A matter of scale: Dante Ferretti award-winning set designer
It’s not surprising that Dante Ferretti comments on the view – albeit a grey, foggy one – as he walks into the imposing hotel room on the 33rd floor of the grand MGM hotel in Macau.
The Italian production designer is a visual genius, having collaborated with some of the best directors in the industry (Pier Paolo Pasolini, Federico Fellini, Terry Gilliam, Martin Scorsese, Francis Ford Coppola, Anthony Minghella, Tim Burton) resulting in some of cinema’s most visually stunning works that have earned him three Academy Awards for best art direction: The Aviator, Sweeney Todd: The Demon Barber of Fleet Street and Hugo, as well as nominations for many more.
He’s also designed stages at some of the world’s largest opera houses – La Scala in Milan, Opéra Bastille in Paris and the Teatro Colón in Buenes Aires, as well as in Rome, Turin and Florence. He created stage designs for Verdi’s La Traviata, Puccini’s Tosca and La Bohème, among many others.
Before he entered the world of drama he was a trained architect.
“I arrived two days ago and I like Macau very much – it is quite crazy,” says the 73-year-old. “It is beyond my expectations.”
It’s Ferretti’s first visit to Macau and he’s still taking it all in, the high-rise MGM resort – with its huge interior plaza where giant sculptures of colourful butterflies hang above a massive aquarium teeming with tropical fish – the ideal aesthetic for someone who creates on a grand scale.
Ferretti’s on mission inspiration, having been recruited by the International Film Festival & Award Macao committee to design an award for the inaugural festival that takes place at the Macau Cultural Centre and Macau Science Centre from December 8 to 13.
But there’s another reason he was keen to visit the former Portuguese enclave. He wants to see up close the Ruins of St Paul’s, the 16th-century complex that is arguably Macau’s most famous landmark. Intricately carved between 1620 and 1627 by Japanese Christians in exile from their homeland, it was officially listed as a Unesco World Heritage site in 2015. Ferretti is familiar with the structure – he recreated a replica of the ruins for his latest cinematic project, the Scorsese-directed Silence.
Shot in Taiwan and starring Liam Neeson and Andrew Garfield, Silence is a historical drama based on a novel of the same name by Shusaku Endo. It centres on a Jesuit missionary sent to 17th-century Japan who endures persecution in the time of the Kakure Kirishitan (“Hidden Christians”). Due for release in December, it is Scorsese’s first feature film since the 2013 hit The Wolf of Wall Street, and something of a passion project for the director (he’s been trying to get it made since 1991).
Ferretti says the replica of St Paul’s was made from drawings. But did the original live up to his expectations and, more importantly, did his recreation do the original justice?
“I think I did it justice – it looks just the same and I’m very happy about that.”
Talking about Scorsese, one of cinema’s best directors, comes naturally to Ferretti – and for obvious reasons. Silence is the ninth film Ferretti has worked on with Scorsese.
“Of course, I love working with Scorsese – he allows me so much creative freedom. I have done nine films with him and I’m sure there will be more.”
But their working relationship almost didn't happen. “When Scorsese first called and asked me to work with him, I turned him down – twice, in fact,” Ferretti recalls with a laugh. “He wanted me to work on The Last Temptation of Christ, but I was working on The Adventures of Baron Munchausen so was too busy to accept. Then he called me for another film – the title I can’t remember – and I was busy.”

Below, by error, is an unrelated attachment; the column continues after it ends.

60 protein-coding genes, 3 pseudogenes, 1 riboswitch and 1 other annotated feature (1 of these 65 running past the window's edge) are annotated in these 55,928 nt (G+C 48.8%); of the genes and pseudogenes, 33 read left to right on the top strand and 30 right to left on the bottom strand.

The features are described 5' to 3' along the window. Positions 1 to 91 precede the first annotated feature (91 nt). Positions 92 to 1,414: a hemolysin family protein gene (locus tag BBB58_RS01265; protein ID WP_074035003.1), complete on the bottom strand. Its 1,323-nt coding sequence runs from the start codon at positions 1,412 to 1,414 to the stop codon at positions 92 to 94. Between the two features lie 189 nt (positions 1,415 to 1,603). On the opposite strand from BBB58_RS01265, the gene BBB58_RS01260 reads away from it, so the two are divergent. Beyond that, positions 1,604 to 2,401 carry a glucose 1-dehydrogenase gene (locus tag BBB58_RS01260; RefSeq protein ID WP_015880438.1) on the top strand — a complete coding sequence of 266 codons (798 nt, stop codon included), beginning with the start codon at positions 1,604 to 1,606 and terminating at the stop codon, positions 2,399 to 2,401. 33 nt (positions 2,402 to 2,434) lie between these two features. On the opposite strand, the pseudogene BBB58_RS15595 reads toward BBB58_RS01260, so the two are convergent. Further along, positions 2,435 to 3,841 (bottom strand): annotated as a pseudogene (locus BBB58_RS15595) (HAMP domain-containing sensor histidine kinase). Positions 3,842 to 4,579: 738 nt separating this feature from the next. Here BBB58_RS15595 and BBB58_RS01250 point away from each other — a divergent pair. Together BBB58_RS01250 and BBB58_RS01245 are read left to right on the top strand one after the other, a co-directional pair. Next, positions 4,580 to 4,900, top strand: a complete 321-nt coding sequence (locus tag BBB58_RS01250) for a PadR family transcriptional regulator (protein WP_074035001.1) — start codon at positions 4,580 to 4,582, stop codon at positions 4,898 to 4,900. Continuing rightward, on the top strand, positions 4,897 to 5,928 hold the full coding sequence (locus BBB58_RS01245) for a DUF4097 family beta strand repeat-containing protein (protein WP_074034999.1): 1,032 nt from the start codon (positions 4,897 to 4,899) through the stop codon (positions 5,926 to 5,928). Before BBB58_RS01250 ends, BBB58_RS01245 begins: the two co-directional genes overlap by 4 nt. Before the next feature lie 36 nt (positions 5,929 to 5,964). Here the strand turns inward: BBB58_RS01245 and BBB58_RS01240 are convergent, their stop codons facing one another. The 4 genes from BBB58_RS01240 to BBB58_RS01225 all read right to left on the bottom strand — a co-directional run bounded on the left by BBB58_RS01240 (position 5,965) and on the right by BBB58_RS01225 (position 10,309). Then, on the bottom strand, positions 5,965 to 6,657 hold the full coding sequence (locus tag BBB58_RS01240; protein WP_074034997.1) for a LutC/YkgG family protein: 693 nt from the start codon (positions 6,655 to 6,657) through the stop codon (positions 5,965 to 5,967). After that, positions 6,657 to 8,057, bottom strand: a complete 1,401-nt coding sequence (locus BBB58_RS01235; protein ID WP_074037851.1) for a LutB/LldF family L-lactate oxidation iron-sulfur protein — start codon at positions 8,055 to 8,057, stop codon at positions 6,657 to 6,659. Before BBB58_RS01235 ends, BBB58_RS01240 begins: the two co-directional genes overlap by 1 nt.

Having turned down the director twice, Ferretti thought he would have been pushing his luck if he had rejected a third request.
“When he called me to work on The Age of Innocence I jumped straight on a plane and went to him to accept. If I had said no, I’m sure he would not have called me anymore.”
But Scorsese was not the only great director that Ferretti turned down. In his twenties in his native Italy, Ferretti rejected initial requests to work with the great Italian director Fellini.
“Fellini called me and said: ‘Dante, you have to work with me on my next movie’. I replied, ‘thank you maestro, but I can’t. Please call me in 10 years.’
“He said, ‘are you crazy? Why in 10 years?’ I said I’m sure if anything goes wrong then it will be my fault, but in 10 years I will have more experience.”
Fellini called 10 years later and the rest is cinematic history (Ferretti would work with Fellini on six movies – including City of Women and The Voice of the Moon).
Ferretti’s work in Hollywood, in particular his projects with Scorsese, have allowed him to create awe-inspiring grand sets with a stylised, hyperreality. Hugo was such a film. “Everything was built from scratch.”
The same with Gangs of New York, where Ferretti also built everything from scratch, including huge scenes of New York that were built to scale.
Ferretti says he spent hours in museums to get ideas – some accurate, some invented.
It’s these grand projects and his attention to detail that have helped earn him the title of design king of Hollywood. But behind every good king is an equally good queen. And Ferretti’s queen is his wife, the acclaimed Italian set decorator Francesca Lo Schiavo.
“Yes, Francesca has worked with me on many set designs. When you see Kenneth Branagh’s Cinderella – the incredible design and that beautiful carriage – all the work, that was her. She is incredibly talented and we have worked together for almost 30 years.
“It’s strange to work with your wife but now we don’t have to speak too much – she just knows what I want and vice versa.”
Gazing out the window, Ferretti asks about Typhoon Nida, which is heading for the region.
“I have never been in a typhoon. I might get stuck in Macau, but I don’t think that would be such a bad thing.”